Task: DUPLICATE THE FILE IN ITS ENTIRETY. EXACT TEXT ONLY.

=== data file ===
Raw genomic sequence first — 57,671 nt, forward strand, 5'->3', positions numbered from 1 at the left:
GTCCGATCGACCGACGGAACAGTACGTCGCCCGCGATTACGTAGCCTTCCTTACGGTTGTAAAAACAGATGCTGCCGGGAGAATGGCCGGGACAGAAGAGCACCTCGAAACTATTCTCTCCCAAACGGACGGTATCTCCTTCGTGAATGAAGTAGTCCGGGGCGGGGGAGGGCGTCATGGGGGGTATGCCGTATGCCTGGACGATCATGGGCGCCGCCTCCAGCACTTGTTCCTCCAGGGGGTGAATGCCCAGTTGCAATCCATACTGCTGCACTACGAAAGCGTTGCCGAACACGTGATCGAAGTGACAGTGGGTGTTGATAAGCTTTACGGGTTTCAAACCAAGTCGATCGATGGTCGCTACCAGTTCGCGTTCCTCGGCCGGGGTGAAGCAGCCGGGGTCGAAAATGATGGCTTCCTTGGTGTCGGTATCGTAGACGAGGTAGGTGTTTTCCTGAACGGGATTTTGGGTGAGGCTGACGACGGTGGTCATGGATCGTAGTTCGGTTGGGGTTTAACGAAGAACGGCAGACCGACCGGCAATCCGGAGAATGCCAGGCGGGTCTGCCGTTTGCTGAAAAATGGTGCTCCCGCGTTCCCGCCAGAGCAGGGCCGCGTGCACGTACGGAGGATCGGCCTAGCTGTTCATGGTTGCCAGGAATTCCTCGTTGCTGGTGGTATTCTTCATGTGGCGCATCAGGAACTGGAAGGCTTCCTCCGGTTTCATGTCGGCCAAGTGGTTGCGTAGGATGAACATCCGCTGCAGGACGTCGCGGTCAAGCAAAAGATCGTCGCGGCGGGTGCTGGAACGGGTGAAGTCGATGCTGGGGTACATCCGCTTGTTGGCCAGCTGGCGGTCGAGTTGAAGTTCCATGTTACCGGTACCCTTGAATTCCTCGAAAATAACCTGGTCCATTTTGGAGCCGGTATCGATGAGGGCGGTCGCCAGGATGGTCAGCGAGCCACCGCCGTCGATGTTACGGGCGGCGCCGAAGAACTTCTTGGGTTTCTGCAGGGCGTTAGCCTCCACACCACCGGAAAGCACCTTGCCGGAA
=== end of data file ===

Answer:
Raw genomic sequence first — 57,671 nt, forward strand, 5'->3', positions numbered from 1 at the left:
GTCCGATCGACCGACGGAACAGTACGTCGCCCGCGATTACGTAGCCTTCCTTACGGTTGTAAAAACAGATGCTGCCGGGAGAATGGCCGGGACAGAAGAGCACCTCGAAACTATTCTCTCCCAAACGGACGGTATCTCCTTCGTGAATGAAGTAGTCCGGGGCGGGGGAGGGCGTCATGGGGGGTATGCCGTATGCCTGGACGATCATGGGCGCCGCCTCCAGCACTTGTTCCTCCAGGGGGTGAATGCCCAGTTGCAATCCATACTGCTGCACTACGAAAGCGTTGCCGAACACGTGATCGAAGTGACAGTGGGTGTTGATAAGCTTTACGGGTTTCAAACCAAGTCGATCGATGGTCGCTACCAGTTCGCGTTCCTCGGCCGGGGTGAAGCAGCCGGGGTCGAAAATGATGGCTTCCTTGGTGTCGGTATCGTAGACGAGGTAGGTGTTTTCCTGAACGGGATTTTGGGTGAGGCTGACGACGGTGGTCATGGATCGTAGTTCGGTTGGGGTTTAACGAAGAACGGCAGACCGACCGGCAATCCGGAGAATGCCAGGCGGGTCTGCCGTTTGCTGAAAAATGGTGCTCCCGCGTTCCCGCCAGAGCAGGGCCGCGTGCACGTACGGAGGATCGGCCTAGCTGTTCATGGTTGCCAGGAATTCCTCGTTGCTGGTGGTATTCTTCATGTGGCGCATCAGGAACTGGAAGGCTTCCTCCGGTTTCATGTCGGCCAAGTGGTTGCGTAGGATGAACATCCGCTGCAGGACGTCGCGGTCAAGCAAAAGATCGTCGCGGCGGGTGCTGGAACGGGTGAAGTCGATGCTGGGGTACATCCGCTTGTTGGCCAGCTGGCGGTCGAGTTGAAGTTCCATGTTACCGGTACCCTTGAATTCCTCGAAAATAACCTGGTCCATTTTGGAGCCGGTATCGATGAGGGCGGTCGCCAGGATGGTCAGCGAGCCACCGCCGTCGATGTTACGGGCGGCGCCGAAGAACTTCTTGGGTTTCTGCAGGGCGTTAGCCTCCACACCACCGGAAAGCACCTTGCCGGAA